5. It has been urged by the learned Counsel for the defendant-respondent that there had been an oral settlement between the parties and the petition filed on 4th September 1932, Ex. H, before the arbitrators was merely intended to give 'information' to the arbitrators of the settlement, so far as it related to the village property. No such allegation was made by the defendant either in his written statement or in his deposition in the witness-box. On the contrary, according to the defendant's own allegations, made in para. 13 of his written statement, there was only one settlement by way of family arrangement and it was the one which was 'verified before the arbitrators.' This argument was not advanced in the Court below at all. We have no hesitation in holding that there is no foundation for this argument. Learned Counsel for the defendant-respondent has next referred to Sections 203 and 208, U.P. Land Revenue Act, and has argued that the present suit comes within the prohibition contained in Para. 2 of Section 207. We are of opinion that this argument also is with, out force. Section 40(1), Land Revenue Act, lays down that all disputes regarding entries in the annual registers are to be decided on the basis of possession. Sub-section (2) provides that if the Collector is unable to satisfy himself as to which party is in possession, he shall ascertain by summary inquiry who is the person best entitled to the property, and shall put such person in possession. The stage of any such inquiry was never reached in this case and the mutation Court had no occasion to inquire into title of any of the parties. Sub-section (3) runs thus:
No order as to possession passed under this Section shall debar any person from establishing his right to the property in any Civil or Revenue Court having jurisdiction.
6. It is manifest that any order passed by the mutation Court deals only with possession and such an order cannot preclude any of the parties to the proceedings from instituting a suit in the Civil Court. The fact that the order of the mutation Court directing the names to be entered in a particular manner is based on a compromise or an award cannot alter the real nature of the order. It is conceded that if there had been no arbitration and the order for the entry of names bad not been made in accordance with the award of the arbitrators, a suit in the Civil Court would have lain. It is argued however that the fact that the mutation case was referred to arbitration and the arbitrators delivered an award, which was made the basis of its order by the mutation Court, alters the position. In our judgment this argument is not correct. If any authority were needed for this view, we would refer to a decision of a bench of this Court in First Appeal No. 183 of 1918 decided on 5th January 1921. The identical point was raised and this is what the learned Judges observed:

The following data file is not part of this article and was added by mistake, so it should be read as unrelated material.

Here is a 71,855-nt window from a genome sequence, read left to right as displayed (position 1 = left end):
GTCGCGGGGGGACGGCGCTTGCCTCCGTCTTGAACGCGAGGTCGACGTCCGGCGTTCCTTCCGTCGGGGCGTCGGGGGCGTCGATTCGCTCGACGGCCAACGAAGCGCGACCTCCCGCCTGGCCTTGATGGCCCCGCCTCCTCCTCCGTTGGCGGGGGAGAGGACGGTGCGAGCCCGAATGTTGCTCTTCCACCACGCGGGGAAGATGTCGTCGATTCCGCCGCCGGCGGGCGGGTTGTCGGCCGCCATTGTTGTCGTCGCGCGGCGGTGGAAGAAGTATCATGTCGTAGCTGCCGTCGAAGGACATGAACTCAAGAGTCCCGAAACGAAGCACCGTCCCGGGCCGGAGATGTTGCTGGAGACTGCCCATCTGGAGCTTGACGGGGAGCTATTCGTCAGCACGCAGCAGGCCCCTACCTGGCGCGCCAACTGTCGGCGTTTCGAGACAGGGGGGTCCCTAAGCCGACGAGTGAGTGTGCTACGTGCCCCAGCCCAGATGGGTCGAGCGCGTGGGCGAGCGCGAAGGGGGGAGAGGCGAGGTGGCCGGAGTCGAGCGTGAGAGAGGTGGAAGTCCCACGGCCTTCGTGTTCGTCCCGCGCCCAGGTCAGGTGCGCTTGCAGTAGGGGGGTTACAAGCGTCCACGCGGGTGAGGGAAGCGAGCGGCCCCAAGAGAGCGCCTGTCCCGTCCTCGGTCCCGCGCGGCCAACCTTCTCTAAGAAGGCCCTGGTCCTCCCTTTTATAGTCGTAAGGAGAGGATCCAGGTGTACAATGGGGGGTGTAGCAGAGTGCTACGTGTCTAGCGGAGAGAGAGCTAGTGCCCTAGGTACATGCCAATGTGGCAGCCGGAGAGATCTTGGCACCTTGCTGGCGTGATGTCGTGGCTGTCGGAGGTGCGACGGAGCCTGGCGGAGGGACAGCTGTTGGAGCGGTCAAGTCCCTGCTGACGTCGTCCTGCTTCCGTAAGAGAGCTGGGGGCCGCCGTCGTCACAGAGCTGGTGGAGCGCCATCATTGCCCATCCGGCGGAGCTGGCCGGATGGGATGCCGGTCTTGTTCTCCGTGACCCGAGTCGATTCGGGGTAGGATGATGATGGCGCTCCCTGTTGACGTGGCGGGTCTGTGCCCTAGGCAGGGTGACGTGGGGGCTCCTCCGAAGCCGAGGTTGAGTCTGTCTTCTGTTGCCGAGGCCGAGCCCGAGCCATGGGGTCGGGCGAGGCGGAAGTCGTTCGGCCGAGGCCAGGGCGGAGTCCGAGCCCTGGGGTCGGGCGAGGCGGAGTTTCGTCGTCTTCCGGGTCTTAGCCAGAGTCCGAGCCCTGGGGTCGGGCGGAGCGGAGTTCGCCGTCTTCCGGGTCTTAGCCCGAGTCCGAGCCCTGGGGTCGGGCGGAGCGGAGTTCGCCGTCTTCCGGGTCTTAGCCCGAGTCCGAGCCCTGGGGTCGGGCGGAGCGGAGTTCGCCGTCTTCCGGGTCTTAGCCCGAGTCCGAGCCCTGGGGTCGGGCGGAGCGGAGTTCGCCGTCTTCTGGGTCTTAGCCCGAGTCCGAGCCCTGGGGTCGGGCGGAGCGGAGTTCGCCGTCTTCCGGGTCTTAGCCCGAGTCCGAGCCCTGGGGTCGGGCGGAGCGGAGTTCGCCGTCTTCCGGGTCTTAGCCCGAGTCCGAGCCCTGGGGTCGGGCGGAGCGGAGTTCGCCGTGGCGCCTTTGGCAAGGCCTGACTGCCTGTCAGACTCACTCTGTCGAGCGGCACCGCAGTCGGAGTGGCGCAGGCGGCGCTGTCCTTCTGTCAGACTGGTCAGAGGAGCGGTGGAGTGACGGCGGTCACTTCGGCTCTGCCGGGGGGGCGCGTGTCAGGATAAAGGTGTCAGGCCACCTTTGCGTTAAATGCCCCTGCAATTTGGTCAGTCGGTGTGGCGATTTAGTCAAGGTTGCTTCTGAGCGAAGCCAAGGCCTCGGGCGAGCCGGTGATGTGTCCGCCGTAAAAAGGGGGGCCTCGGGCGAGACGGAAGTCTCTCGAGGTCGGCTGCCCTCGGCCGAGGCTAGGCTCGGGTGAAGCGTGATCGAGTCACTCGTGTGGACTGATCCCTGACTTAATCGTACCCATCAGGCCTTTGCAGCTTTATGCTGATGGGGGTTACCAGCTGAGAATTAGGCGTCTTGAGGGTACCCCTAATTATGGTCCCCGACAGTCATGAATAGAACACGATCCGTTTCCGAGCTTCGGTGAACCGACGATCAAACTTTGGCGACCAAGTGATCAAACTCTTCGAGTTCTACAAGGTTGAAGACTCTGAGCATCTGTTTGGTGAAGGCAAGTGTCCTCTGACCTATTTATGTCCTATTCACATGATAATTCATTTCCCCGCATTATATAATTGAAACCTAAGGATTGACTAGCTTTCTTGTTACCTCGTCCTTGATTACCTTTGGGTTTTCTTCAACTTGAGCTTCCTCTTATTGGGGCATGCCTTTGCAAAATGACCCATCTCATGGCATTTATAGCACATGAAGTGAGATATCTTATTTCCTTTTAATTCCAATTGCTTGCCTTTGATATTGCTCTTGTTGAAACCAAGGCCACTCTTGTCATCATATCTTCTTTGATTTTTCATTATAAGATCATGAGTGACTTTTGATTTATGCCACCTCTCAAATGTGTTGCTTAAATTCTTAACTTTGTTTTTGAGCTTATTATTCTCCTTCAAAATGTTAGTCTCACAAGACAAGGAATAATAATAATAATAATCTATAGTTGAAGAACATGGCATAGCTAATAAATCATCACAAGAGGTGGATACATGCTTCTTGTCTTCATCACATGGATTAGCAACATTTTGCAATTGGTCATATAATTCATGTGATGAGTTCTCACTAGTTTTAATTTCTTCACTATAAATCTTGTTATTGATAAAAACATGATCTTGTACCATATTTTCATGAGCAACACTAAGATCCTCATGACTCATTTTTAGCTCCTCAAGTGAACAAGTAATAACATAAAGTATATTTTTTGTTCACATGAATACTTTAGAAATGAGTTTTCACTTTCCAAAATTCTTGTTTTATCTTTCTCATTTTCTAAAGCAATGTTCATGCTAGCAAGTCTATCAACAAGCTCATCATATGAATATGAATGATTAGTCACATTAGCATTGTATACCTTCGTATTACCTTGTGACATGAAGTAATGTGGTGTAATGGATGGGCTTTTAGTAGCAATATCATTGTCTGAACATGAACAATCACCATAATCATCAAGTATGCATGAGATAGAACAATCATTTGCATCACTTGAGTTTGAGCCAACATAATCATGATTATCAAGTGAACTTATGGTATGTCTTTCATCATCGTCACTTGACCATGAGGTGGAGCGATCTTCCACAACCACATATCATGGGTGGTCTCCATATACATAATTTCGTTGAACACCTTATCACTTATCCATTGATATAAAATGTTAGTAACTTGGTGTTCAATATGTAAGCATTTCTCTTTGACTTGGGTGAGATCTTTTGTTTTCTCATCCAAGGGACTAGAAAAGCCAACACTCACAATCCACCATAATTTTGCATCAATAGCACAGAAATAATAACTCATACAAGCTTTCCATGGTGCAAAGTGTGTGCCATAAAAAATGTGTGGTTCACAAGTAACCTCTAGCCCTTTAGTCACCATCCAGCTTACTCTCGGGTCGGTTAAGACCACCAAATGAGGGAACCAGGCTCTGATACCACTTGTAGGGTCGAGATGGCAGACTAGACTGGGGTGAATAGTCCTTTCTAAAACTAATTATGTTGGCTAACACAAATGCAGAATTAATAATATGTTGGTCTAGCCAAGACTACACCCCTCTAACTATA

Reliance is placed on Section 207, Clause (2), Land Revenue Act, which provides that no person shall institute any suit in the Civil Court for the purpose of setting it aside or against the arbitrators on account of their award. The proceedings in the Revenue Court related, as we have already stated, to the entries of names in place of the deceased Jiraj. According to the express provisions of Section 40, land Revenue Act, the question of title regarding the property in dispute could be contested by a unit in a Civil Court, notwithstanding the fact that the Revenue Court had ordered the entry of the name of particular person in regard to that property. The result of an award under Section 207, in wise like this, would be that if the Court accepted it, it would pass an order in accordance with it, to that the effect of the award could not be in any case higher than that of the order passed in accordance therewith confirming the award. We are therefore of opinion that Section 207, Land Revenue Act, could not prevent a suit like the present, which was for possession of the property, being instituted in the Civil Court. We agree with the view taken by Walsh J. in Gridhari Chaube v. Ram Baran Misir (1916) 3 A.I.R. All. 358 and hold that a suit like the present one is not outside the jurisdiction of the Civil Court.